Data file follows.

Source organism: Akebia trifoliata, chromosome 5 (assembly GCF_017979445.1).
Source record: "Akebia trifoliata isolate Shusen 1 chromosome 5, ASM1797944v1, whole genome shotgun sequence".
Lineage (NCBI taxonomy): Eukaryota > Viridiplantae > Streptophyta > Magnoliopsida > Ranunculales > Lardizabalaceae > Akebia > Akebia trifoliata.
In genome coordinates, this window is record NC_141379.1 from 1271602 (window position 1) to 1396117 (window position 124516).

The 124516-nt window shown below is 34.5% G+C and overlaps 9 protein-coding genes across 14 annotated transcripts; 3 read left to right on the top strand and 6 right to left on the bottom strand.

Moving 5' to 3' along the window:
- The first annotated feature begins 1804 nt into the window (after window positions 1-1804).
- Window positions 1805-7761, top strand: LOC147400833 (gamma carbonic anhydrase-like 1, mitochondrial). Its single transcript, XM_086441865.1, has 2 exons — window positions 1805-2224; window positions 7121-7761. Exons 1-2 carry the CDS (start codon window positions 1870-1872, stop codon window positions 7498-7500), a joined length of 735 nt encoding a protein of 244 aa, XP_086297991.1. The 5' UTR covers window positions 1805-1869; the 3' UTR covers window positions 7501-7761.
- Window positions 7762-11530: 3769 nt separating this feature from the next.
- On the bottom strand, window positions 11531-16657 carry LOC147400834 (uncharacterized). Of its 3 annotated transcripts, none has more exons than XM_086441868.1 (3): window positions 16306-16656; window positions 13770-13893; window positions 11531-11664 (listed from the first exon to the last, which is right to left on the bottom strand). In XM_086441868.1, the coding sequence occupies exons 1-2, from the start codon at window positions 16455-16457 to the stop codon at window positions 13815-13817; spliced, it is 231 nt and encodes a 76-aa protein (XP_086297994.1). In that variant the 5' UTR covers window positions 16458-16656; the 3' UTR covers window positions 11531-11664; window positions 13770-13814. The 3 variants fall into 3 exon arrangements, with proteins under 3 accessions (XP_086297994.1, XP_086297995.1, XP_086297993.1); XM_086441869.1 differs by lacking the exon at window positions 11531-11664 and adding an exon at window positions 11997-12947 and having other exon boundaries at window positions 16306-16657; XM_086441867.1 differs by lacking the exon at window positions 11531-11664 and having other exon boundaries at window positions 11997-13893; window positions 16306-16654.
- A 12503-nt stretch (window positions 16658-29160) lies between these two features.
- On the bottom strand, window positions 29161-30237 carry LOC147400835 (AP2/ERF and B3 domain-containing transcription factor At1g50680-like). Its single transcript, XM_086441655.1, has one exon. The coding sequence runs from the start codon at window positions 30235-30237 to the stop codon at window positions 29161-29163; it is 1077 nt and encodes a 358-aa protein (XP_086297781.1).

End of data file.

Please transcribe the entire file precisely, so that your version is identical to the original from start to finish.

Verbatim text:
Source organism: Akebia trifoliata, chromosome 5 (assembly GCF_017979445.1).
Source record: "Akebia trifoliata isolate Shusen 1 chromosome 5, ASM1797944v1, whole genome shotgun sequence".
Lineage (NCBI taxonomy): Eukaryota > Viridiplantae > Streptophyta > Magnoliopsida > Ranunculales > Lardizabalaceae > Akebia > Akebia trifoliata.
In genome coordinates, this window is record NC_141379.1 from 1271602 (window position 1) to 1396117 (window position 124516).

The 124516-nt window shown below is 34.5% G+C and overlaps 9 protein-coding genes across 14 annotated transcripts; 3 read left to right on the top strand and 6 right to left on the bottom strand.

Moving 5' to 3' along the window:
- The first annotated feature begins 1804 nt into the window (after window positions 1-1804).
- Window positions 1805-7761, top strand: LOC147400833 (gamma carbonic anhydrase-like 1, mitochondrial). Its single transcript, XM_086441865.1, has 2 exons — window positions 1805-2224; window positions 7121-7761. Exons 1-2 carry the CDS (start codon window positions 1870-1872, stop codon window positions 7498-7500), a joined length of 735 nt encoding a protein of 244 aa, XP_086297991.1. The 5' UTR covers window positions 1805-1869; the 3' UTR covers window positions 7501-7761.
- Window positions 7762-11530: 3769 nt separating this feature from the next.
- On the bottom strand, window positions 11531-16657 carry LOC147400834 (uncharacterized). Of its 3 annotated transcripts, none has more exons than XM_086441868.1 (3): window positions 16306-16656; window positions 13770-13893; window positions 11531-11664 (listed from the first exon to the last, which is right to left on the bottom strand). In XM_086441868.1, the coding sequence occupies exons 1-2, from the start codon at window positions 16455-16457 to the stop codon at window positions 13815-13817; spliced, it is 231 nt and encodes a 76-aa protein (XP_086297994.1). In that variant the 5' UTR covers window positions 16458-16656; the 3' UTR covers window positions 11531-11664; window positions 13770-13814. The 3 variants fall into 3 exon arrangements, with proteins under 3 accessions (XP_086297994.1, XP_086297995.1, XP_086297993.1); XM_086441869.1 differs by lacking the exon at window positions 11531-11664 and adding an exon at window positions 11997-12947 and having other exon boundaries at window positions 16306-16657; XM_086441867.1 differs by lacking the exon at window positions 11531-11664 and having other exon boundaries at window positions 11997-13893; window positions 16306-16654.
- A 12503-nt stretch (window positions 16658-29160) lies between these two features.
- On the bottom strand, window positions 29161-30237 carry LOC147400835 (AP2/ERF and B3 domain-containing transcription factor At1g50680-like). Its single transcript, XM_086441655.1, has one exon. The coding sequence runs from the start codon at window positions 30235-30237 to the stop codon at window positions 29161-29163; it is 1077 nt and encodes a 358-aa protein (XP_086297781.1).